The EU Commission and U.S. government agreed on the EU-U.S. Privacy Shield at the beginning of this month. That agreement will now form the basis of a proposal for an EU Commission adequacy decision pursuant to Article 25(6) of the Data Protection Directive, a complex process must be followed before such this proposed decision can become law.
So what does that process look like?
Firstly, the decision must be proposed by the EU Commission (this is promised for the latter half of this month).
Secondly, the opinion of the Article 29 Working Party may be sought. As its name suggests, this Working Party is established by Article 29 of the Data Protection Directive (a meeting to discuss EU-U.S. data transfers is scheduled). The Article 29 Working Party is made up of the data protection authorities of the member states and the EDPS together with a representative of the Commission. The data protection directive provides that the Working Party may “ … give the Commission an opinion on the level of protection … in third countries” and that opinions and recommendations of the Working Party may “ … be forwarded to the Commission and to the committee referred to in Article 31.” Such an opinion may issue in April, but it will not be binding upon the EU Commission. As Hamburg’s DPA has explained: “ … the EU-US Privacy Shield system will initially be valid regardless of the decision of the European data protection authorities.”
Thirdly, the approval of the Article 31 Committee will be sought. This committee is established pursuant to Article 31 of the Data Protection Directive. When the Directive was originally enacted in 1995, it set out specific procedures to be followed by this committee. However, the Directive was amended so that the Article 31 Committee now follows the standard comitology procedure for the adoption of measures such as these.
Finally, the proposed decision may be adopted by the College of the EU Commission. The complexity of this process means it will take time to complete. And it is a process that may be vulnerable to disruption. The Article 31 Committee could deliver a negative opinion; or the EU Council or Parliament might form the view that the proposed decision “ … exceeds the implementing powers” provided to the EU Commission by the Data Protection Directive.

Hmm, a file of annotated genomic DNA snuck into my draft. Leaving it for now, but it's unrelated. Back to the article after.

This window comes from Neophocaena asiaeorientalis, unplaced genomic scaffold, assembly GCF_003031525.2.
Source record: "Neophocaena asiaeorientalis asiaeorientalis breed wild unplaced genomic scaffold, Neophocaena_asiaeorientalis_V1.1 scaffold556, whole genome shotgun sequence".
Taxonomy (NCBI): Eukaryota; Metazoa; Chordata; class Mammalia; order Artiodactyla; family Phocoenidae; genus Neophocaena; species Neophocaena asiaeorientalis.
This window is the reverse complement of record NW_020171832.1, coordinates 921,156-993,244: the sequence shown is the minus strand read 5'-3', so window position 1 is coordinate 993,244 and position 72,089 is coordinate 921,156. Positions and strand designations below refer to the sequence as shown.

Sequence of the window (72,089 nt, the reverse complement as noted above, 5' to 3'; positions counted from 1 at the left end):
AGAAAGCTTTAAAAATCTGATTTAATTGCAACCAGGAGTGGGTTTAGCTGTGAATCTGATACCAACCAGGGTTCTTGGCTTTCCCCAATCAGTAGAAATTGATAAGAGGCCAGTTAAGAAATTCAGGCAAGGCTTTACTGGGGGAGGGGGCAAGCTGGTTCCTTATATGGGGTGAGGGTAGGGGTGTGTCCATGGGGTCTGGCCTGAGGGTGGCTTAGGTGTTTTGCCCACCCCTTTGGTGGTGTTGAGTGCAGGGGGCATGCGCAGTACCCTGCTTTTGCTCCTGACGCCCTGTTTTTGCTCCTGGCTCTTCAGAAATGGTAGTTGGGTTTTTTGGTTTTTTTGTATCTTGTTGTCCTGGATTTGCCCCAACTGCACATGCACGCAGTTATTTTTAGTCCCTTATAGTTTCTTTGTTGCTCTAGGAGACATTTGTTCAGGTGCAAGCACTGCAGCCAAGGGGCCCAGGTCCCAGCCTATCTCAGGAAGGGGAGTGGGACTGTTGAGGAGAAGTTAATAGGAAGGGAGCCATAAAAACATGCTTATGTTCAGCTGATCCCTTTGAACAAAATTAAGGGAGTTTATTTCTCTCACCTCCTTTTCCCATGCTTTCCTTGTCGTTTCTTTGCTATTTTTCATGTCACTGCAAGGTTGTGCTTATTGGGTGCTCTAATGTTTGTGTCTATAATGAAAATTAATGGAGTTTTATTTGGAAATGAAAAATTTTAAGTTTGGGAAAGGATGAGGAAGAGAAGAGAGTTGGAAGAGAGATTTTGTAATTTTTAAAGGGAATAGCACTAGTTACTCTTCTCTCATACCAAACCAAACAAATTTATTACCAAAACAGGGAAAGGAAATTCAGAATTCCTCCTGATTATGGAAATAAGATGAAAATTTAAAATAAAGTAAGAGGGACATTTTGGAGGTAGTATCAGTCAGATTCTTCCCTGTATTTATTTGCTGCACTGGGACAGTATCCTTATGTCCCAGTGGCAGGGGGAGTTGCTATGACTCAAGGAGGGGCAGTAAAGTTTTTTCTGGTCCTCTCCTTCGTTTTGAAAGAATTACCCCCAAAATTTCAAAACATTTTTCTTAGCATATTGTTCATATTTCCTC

But once the proposed decision is adopted then the only body that can query its validity will be the Court of Justice of the European Union. This is clear from the CJEU’s judgment in Schrems that it “ … alone has jurisdiction to declare that an EU act, such as a Commission decision adopted pursuant to Article 25(6) of Directive 95/46, is invalid.”
It may well be that the proposed decision will be referred to the CJEU once it is made. An investigation by a DPA may take place, following which an application to the national courts of the relevant Member State may be made. Such an application may request the referral to the CJEU of questions about that decision. If that referral is made, then it may well be heard by the CJEU on an expedited basis. The CJEU recently granted an expedited hearing in the case of Davis, which was referred by the English Court of Appeal to the CJEU in October. This case may be heard on April 12, which would be less than five months after it was referred to the CJEU. Davis concerns: “ … national legislation that permits the retention of all electronic communications data and subsequent access to that data" in the UK.
An expedited hearing is being granted to “ … dispel … uncertainty … as regards the possibility of serious interference with … fundamental rights.” Similar uncertainty may arise in respect of the proposed decision, so it may well be that the CJEU will ensure that any challenge to that decision will receive a similarly expedited hearing.
Speculation as to the outcome of such a hearing may be pointless as the specifics of both the EU-U.S. Privacy Shield agreement and the proposed decision are still unknown. But that outcome may be determined by whether the CJEU only considers whether there are an errors on the face of the proposed decision or if the CJEU goes further and examines whether the EU-U.S. Privacy Shield agreement does, in fact, provide “ … a level of protection of fundamental rights essentially equivalent to that guaranteed in the EU legal order.”
Top photo courtesy of European Commission.
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